Hi, my name is George and I’m a second year Andrology trainee at the Shropshire and Mid Wales Fertility Centre. Andrology is a relatively new specialism so there aren’t currently many trainees or fully qualified Andrologists, and it may not be as well-known as other specialities, so hopefully I can give a bit of an insight into what the role involves!
What is Andrology?
Andrology is the branch of science relating to male reproductive health, so the clinical scientist role covers working with male patients struggling with infertility, preserving male fertility for those who may become infertile in the future, and dealing with sperm donation, which is a vital resource for those who cannot produce or use their own sperm. It is a varied role, so tasks may be different from day-to-day and different clinics may place difference emphasis on each of the areas within the field depending on their clinical workload.
Fertility treatment has been an established medical specialism for over four decades, yet many people are unaware of what it entails, and the role clinical and non-clinical staff play. An IVF clinic combines the skill sets of consultants, specialist nurses, and scientists to assist couples trying to conceive. The latter is where I come in. Hi! My name is Laurie-Anne, and I am a second-year Embryology trainee (Reproductive Science) at University Hospitals Coventry and Warwickshire NHS Trust. I’m going to show you what a day in the life of an Embryologist is like and how we contribute to fertility treatment.
It has been such a long time since I wrote a blog here it feels a bit surreal. Thank you to everyone that has kept STP Perspectives alive and thriving. I was hoping this could be published earlier but work and annual leave have significantly delayed it. I am still including the IACC write up tips in case it would be useful insight for second years. If you are just interested in interview tips please skip further down. 🙂
What is the IACC?
The IACC, another STP acronym for your collection, is the Independent Assessment of Clinical Competence. It was introduced in 2020 to replace the OSFAs due to the constraints of the pandemic but it may be here to stay. My STP year was the first cohort to sit the IACC as their sole final assessment and I must say it has definitely improved since then. In my final year we got a flavour of the OSFAs as we had our mocks just before all the lockdowns. I am not sure I enjoyed the OSFAs but I was determined to practice and be ready for the real ones. The school came up with this alternative assessment which didn’t need 12 different stations and everyone gathering in London, which might be a bonus for our environment as whole. Since then after passing the IACC and finishing the STP I was also given the opportunity to assess some IACCs so in this post you will get both a perspective from someone who has written it but also assessed it.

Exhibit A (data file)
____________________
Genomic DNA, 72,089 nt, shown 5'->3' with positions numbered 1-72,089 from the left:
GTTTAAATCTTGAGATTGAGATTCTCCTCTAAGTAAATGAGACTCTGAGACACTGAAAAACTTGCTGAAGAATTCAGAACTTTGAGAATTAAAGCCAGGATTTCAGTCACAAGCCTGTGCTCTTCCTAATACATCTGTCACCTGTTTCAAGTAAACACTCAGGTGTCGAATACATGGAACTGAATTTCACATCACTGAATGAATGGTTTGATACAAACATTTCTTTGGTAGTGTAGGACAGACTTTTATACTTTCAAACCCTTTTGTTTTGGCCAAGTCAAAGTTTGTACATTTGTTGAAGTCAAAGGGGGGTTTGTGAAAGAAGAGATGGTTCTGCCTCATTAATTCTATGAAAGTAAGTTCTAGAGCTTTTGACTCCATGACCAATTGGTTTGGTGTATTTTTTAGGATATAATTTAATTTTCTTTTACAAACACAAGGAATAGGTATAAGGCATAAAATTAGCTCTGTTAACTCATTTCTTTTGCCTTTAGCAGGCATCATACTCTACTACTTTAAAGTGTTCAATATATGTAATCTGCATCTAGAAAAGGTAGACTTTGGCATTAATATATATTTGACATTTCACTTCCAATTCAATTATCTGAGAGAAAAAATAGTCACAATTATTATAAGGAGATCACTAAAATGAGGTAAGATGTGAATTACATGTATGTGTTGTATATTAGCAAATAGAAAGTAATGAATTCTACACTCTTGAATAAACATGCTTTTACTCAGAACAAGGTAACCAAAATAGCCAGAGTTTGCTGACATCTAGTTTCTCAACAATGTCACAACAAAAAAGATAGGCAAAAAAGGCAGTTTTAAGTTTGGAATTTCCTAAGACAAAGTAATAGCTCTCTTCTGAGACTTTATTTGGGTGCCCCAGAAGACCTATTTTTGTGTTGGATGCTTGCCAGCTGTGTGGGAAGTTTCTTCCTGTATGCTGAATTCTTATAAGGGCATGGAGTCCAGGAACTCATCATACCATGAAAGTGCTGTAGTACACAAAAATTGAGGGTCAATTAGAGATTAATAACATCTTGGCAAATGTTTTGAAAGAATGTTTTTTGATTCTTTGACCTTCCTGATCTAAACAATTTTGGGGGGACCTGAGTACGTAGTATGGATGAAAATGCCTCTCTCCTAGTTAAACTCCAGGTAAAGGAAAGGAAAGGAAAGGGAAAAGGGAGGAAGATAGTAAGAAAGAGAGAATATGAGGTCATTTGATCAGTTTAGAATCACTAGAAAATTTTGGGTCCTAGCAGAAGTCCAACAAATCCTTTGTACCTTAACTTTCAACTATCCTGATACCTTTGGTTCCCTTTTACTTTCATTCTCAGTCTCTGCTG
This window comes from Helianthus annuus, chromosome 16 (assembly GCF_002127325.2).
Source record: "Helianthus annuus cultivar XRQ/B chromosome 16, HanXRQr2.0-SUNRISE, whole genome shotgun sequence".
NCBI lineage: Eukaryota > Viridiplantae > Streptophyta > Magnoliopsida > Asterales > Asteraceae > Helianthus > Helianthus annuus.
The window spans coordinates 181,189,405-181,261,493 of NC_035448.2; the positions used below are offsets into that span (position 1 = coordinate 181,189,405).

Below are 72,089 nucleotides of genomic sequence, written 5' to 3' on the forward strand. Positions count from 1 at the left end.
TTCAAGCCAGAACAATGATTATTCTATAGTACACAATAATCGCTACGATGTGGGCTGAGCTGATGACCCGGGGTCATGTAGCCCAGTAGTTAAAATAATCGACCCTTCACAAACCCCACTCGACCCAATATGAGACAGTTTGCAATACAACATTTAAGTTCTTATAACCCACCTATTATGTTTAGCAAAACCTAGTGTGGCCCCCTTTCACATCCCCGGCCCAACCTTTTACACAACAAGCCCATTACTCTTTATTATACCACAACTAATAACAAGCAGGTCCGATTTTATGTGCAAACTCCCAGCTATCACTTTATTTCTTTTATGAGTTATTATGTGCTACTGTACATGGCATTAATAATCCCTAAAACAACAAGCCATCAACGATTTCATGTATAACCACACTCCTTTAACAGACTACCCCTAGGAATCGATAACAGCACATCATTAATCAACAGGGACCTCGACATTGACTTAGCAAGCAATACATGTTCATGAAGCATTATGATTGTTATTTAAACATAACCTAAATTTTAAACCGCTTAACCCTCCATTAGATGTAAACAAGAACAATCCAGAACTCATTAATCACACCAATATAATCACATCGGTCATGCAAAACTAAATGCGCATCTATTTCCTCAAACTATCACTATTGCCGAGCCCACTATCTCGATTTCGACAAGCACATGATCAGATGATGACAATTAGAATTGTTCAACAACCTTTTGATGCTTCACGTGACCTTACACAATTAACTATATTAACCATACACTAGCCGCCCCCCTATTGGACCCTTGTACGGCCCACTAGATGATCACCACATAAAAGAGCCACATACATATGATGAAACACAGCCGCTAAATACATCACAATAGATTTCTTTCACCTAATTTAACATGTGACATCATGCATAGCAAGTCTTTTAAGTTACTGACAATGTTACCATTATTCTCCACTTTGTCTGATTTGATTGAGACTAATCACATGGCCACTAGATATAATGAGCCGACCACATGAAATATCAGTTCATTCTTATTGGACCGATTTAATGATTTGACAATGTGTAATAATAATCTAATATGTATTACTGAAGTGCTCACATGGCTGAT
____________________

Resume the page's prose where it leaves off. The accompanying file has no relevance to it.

International Women’s Day (IWD) evolved from the universal suffrage movement that originated in New Zealand, and was the catalyst for movements in North America and Europe in the early 20th century. It is recognized throughout the world in a diverse range of ways, however became ‘official’ in 1975 when the United Nations began celebrating it. To commemorate IWD in 2022 we are shining a light on some current and past STP trainees. We asked them a range of questions to find out what inspired them to pursue a career in STEM (Science, Technology, Engineering, Mathematics).
When we were told that the entire clinical patient facing service will come to a halt, I was initially relieved as we were taking the right steps to be safe. I also thought that this would be a great opportunity to complete a lot of written one file submissions as the practical aspect had come to a stop.
This post has very kindly been written by Louise Ayers, Head of Programme Support at the NSHCS
So, here I am, the Head of Programme Support at the National School of Healthcare Science (NSHCS), trying to write a blog post (my first one ever!) that will have meaning and purpose to trainees and training departments out there, trying to get through their programmes and further their careers in healthcare science. I want to reach out and I want to tell you how we can help and how important it is that you understand our purpose and why we do want you to talk to us when you are having problems.
Problems occur in every area of life and workplaces are no exception. In my career, I’ve had to deal with several different problems at work: from unrealistic expectations and demands from management; bullying; lack of (or poor!) project management; lack of delegation or being set unclear goals. Knowing how to deal with work-related problems effectively and professionally is an essential skill, which will improve job satisfaction, increase personal happiness and ultimately help you to become a more productive and effective employee.
I have developed a strategy for dealing with problems at work; these steps have been applicable to most of the problems I’ve faced at work and will hopefully help the reader to deal with their own problems effectively. I will start by breaking down the steps to take when facing a generic problem and close with an example describing how to deal with training plan issues.